And so did he in the cities of Manasseh, and Ephraim, and Simeon, even to Naphtali, with their mattocks round about.
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EXPOSITORY (ENGLISH BIBLE)And so did he in the cities . . . unto Naphtali.—Sec 2Kings 23:15; 2Kings 23:19, according to which Josiah destroyed the sanctuary of Bethel, and the high places “in the cities of Samaria,” i.e., the northern kingdom.
Simeon is again mentioned somewhat strangely, as in 2Chronicles 15:9, no doubt because Beersheba, a famous sanctuary within its territory, was a place of pilgrimage for the northern tribes.
With their mattocks.—Rather, in their ruins; reading behorbuthêhem, instead of behorbôthêhem, which means “with their swords.” (Comp. Ezekiel 26:9.) The phrase qualifies the word “cities.” The cities of Israel had been ruined by the Assyrians, Sargon. and Shalmaneser, the latter of whom took Samaria, after a three years’ siege, and carried the people captive to Assyria, in 721 B.C., replacing them by foreign colonists. This explains how it was that Josiah was able to desecrate the northern sanctuaries, and slay their priests (2Kings 23:20). The ordinary Hebrew text divides the word thus: behar bûtthêhem, so as to suggest the reading behar bûtthêhem, “in the hill of their houses.” The LXX. has “in their places round about”; the Vulg. omits the phrase; and the Syriac reads “in their streets around.” The whole verse should be connected with 2Chronicles 34:7, thus: “And in the cities of Manasseh and Ephraim and Simeon, even unto Naphtali, to wit, in their ruins round about, he pulled down the altars and the Asherim; and the carven images he dashed into pieces unto pulverising.” Hedaq is an unusual form of the infinitive, not a perfect, as Bertheau supposes.2 Chronicles 34:6. Even unto Naphtali — Which was in the utmost borders of the kingdom of Israel. For it must be remembered, that the ten tribes were now gone into captivity; and those who were come in their stead were weak and few, and not able to withstand the power of Josiah.2 Kings 23:19 note).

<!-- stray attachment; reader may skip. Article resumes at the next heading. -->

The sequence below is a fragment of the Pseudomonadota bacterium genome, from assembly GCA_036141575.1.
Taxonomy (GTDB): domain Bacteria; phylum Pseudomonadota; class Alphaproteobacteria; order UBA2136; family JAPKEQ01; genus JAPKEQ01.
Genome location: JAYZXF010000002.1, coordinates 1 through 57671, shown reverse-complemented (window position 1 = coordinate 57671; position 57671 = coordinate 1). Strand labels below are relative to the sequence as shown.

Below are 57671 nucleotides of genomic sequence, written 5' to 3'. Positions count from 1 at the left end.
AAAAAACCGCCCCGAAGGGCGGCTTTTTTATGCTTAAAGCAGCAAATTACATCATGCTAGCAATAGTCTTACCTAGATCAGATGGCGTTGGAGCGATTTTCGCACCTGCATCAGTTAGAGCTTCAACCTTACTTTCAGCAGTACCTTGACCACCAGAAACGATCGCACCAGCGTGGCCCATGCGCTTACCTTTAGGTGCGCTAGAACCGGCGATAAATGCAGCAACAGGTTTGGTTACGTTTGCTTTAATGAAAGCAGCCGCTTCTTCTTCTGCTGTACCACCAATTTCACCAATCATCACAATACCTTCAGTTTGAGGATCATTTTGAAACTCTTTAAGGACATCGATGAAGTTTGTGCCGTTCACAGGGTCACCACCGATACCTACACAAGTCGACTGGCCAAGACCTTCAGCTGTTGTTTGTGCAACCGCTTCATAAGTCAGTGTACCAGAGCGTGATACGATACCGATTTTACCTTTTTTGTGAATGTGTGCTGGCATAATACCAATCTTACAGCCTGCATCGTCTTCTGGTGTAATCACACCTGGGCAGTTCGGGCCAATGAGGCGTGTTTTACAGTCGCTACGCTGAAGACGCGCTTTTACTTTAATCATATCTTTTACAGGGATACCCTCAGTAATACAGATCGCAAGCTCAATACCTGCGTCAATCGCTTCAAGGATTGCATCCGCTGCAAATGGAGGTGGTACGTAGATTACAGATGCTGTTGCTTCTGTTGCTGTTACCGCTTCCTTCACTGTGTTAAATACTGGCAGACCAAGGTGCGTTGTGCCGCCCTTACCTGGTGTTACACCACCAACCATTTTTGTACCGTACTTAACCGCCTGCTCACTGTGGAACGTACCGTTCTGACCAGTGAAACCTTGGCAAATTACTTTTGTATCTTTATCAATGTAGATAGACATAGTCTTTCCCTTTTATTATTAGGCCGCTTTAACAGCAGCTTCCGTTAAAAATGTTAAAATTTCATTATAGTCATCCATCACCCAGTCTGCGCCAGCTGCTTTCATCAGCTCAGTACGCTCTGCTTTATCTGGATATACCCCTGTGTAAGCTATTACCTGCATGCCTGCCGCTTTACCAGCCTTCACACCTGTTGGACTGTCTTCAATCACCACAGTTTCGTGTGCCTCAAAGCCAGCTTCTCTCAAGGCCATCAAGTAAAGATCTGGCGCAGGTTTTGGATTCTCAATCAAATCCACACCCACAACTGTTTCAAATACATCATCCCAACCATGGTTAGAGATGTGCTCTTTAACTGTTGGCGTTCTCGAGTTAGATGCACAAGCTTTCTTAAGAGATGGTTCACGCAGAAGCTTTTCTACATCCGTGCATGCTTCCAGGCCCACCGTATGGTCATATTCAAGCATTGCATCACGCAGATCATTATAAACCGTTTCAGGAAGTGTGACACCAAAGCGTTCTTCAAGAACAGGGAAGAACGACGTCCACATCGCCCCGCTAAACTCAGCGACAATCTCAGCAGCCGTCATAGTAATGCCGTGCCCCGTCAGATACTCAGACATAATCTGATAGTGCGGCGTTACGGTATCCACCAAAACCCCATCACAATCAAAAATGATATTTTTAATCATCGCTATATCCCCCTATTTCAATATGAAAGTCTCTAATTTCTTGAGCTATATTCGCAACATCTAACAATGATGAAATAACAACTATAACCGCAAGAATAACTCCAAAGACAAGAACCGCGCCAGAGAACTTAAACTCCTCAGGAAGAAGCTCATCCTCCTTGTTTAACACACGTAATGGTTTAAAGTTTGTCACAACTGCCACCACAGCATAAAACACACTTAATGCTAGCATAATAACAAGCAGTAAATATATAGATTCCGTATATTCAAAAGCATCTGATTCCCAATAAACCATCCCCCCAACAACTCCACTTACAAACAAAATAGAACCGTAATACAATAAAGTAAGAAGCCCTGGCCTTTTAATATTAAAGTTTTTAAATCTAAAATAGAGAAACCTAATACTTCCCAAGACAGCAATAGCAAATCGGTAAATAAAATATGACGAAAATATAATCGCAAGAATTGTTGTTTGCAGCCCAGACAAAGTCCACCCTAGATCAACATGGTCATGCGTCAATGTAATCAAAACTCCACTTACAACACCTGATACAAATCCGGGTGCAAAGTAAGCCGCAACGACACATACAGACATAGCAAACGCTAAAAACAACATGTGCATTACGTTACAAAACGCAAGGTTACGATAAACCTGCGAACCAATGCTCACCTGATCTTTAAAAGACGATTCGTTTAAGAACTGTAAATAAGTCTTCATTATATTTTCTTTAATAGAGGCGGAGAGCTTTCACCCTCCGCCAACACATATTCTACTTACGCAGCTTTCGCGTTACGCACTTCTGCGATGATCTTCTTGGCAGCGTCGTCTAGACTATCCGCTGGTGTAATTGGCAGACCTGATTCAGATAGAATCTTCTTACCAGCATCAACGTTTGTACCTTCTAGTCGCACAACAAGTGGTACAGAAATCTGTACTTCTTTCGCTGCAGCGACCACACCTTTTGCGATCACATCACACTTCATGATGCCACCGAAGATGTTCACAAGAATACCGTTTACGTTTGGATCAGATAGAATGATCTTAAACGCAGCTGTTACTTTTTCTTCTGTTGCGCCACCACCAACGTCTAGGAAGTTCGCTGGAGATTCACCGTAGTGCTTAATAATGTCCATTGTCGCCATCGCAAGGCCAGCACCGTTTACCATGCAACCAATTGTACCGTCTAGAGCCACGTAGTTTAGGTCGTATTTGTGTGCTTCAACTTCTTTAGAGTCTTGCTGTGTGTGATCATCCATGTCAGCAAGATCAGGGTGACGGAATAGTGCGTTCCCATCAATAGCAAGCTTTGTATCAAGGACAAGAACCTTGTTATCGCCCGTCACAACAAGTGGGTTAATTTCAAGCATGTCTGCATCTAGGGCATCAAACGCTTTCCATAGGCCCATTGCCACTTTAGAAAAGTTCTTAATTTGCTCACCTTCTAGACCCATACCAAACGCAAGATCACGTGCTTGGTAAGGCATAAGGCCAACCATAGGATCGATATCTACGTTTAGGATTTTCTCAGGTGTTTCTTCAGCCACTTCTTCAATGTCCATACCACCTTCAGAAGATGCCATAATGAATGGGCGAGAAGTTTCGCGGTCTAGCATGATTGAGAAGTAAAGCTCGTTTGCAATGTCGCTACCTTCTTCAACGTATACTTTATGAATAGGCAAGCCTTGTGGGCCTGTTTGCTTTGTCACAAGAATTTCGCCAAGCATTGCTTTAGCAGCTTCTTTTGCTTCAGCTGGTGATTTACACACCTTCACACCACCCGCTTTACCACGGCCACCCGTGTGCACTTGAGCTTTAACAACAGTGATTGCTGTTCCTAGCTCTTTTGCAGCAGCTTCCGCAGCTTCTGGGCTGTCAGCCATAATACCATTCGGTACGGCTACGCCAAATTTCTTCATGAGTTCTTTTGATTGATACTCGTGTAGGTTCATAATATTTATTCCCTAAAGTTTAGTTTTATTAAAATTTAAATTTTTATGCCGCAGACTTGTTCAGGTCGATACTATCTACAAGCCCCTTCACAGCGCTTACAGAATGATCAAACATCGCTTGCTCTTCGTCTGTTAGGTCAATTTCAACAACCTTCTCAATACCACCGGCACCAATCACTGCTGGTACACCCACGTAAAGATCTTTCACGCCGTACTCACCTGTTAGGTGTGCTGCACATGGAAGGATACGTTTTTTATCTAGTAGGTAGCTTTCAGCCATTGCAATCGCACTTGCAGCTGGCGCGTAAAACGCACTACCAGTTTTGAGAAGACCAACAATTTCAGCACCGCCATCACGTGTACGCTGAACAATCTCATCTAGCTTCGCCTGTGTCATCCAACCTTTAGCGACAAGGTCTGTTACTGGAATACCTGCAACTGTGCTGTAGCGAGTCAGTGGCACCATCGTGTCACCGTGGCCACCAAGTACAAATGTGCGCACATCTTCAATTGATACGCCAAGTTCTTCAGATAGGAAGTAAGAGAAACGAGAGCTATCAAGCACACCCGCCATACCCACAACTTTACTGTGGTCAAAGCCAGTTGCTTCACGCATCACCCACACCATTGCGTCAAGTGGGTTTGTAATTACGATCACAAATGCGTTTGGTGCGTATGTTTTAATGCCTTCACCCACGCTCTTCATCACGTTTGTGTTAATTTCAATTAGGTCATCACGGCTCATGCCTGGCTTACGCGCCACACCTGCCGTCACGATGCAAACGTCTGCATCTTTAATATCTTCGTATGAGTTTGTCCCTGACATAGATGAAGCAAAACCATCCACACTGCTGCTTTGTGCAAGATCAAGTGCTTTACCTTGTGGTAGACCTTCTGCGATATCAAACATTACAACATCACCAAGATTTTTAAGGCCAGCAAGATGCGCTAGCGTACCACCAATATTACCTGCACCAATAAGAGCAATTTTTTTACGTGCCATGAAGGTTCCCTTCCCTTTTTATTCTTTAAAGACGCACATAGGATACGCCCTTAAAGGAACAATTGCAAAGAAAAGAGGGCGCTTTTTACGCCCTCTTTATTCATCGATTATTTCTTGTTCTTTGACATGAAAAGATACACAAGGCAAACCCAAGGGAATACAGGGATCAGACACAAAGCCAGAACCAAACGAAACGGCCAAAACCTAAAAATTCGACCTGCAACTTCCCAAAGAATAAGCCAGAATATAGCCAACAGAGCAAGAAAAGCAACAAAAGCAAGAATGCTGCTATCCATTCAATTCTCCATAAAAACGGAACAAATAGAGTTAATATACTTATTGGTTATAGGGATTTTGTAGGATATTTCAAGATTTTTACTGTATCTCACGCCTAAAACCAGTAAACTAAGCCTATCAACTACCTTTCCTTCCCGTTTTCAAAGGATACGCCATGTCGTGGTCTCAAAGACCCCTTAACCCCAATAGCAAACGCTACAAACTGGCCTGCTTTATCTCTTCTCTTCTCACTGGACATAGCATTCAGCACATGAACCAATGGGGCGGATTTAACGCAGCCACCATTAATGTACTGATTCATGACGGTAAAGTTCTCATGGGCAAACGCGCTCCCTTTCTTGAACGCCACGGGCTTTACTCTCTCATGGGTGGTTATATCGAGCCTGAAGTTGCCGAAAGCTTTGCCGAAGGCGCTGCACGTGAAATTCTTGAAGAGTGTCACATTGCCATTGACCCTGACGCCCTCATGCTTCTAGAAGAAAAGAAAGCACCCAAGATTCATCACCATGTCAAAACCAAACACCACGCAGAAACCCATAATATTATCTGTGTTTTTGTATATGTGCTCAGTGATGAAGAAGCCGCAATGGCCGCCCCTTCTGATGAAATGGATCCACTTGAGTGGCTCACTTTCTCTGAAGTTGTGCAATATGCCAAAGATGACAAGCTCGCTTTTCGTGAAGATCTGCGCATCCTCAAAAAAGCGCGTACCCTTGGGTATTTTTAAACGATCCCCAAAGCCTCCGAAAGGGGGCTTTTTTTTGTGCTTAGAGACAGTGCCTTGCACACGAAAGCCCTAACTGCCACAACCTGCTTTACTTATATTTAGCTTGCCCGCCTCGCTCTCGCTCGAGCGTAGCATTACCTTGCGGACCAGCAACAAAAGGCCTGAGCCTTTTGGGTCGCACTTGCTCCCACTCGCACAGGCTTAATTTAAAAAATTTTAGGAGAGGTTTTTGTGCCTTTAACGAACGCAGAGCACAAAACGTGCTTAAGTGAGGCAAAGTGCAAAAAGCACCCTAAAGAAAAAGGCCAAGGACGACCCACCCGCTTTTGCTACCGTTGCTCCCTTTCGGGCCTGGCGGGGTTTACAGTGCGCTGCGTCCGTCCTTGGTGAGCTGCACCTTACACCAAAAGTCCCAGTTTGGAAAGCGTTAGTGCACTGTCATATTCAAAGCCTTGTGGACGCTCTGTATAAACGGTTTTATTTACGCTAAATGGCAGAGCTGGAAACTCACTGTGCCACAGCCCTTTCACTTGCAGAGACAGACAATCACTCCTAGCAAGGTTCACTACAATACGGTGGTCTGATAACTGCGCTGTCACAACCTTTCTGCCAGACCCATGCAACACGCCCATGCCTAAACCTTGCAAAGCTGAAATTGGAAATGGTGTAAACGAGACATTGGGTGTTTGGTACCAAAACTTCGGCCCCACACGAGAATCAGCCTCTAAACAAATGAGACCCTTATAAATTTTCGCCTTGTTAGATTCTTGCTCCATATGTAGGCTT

With their mattocks ... - Or "in their desolate places" (compare Psalm 109:10). Another reading gives the sense, "he proved their house round about."Even unto Naphtali; which was in the utmost and northern borders of the kingdom of Israel. For it must be remembered that the ten tribes were now gone into captivity; and those who were come in their stead were weak and few, and not able to withstand the power of Josiah. 2 Kings 23:19,
with their mattocks round about; or hammers or mauls, as Kimchi, or pick axes, such sort of instruments as were used in demolishing altars and images: the Targum is,"in the house of their desolation;''
and so other versions, "in their desolate places" (x), which were become such, the inhabitants being carried captive, and few left behind.And so did he in the cities of Manasseh, and Ephraim, and Simeon, even unto Naphtali, with their mattocks round about.
EXEGETICAL (ORIGINAL LANGUAGES)6. Simeon] Here as in 2 Chronicles 15:9 regarded as belonging to the Northern tribes, but their cities were in the south; cp. 1 Chronicles 4:28 ff.
with their mattocks] R.V. in their ruins (with marginal note, “The text is probably corrupt”). LXX. ἐν … τοῖς τόποις αὐτῶν i.e. “in their places.” Pesh. reads, in their broad places, and this is probably correct.Verse 6. - In the cities of Manasseh,... Ephraim,... Simeon, even unto Naphtali. Manasseh and Ephraim lay very nearly in the centre of the whole land, while Simeon and Naphtali were respectively at the southern and northern extremities. With their mattocks. This rendering may be correct, and cannot be said to be foreign to the sense and connection of the passage, the Hebrew word in that ease being the feminine plural of חֶרֶב Perhaps, however, the word is one with that found in Psalm 109:10, and may be rendered "in their ruined," i.e. semi-ruined, "condition." Note Keri also, which favours the latter reading; the Septuagint shows simply words which may best translate, and in their neighbourhoods respectively. 2 Kings 21:19-26. - Both accounts agree; only in the Chronicle, as is also the case with Manasseh and Ahaz, the name of his mother is omitted, and the description of his godless deeds is somewhat more brief than in Kings, while the remark is added that he did not humble himself like Manasseh, but increased the guilt. In the account of his death there is nothing said of his funeral, nor is there any reference to the sources of his history. See the commentary on 2 Kings 21:19.
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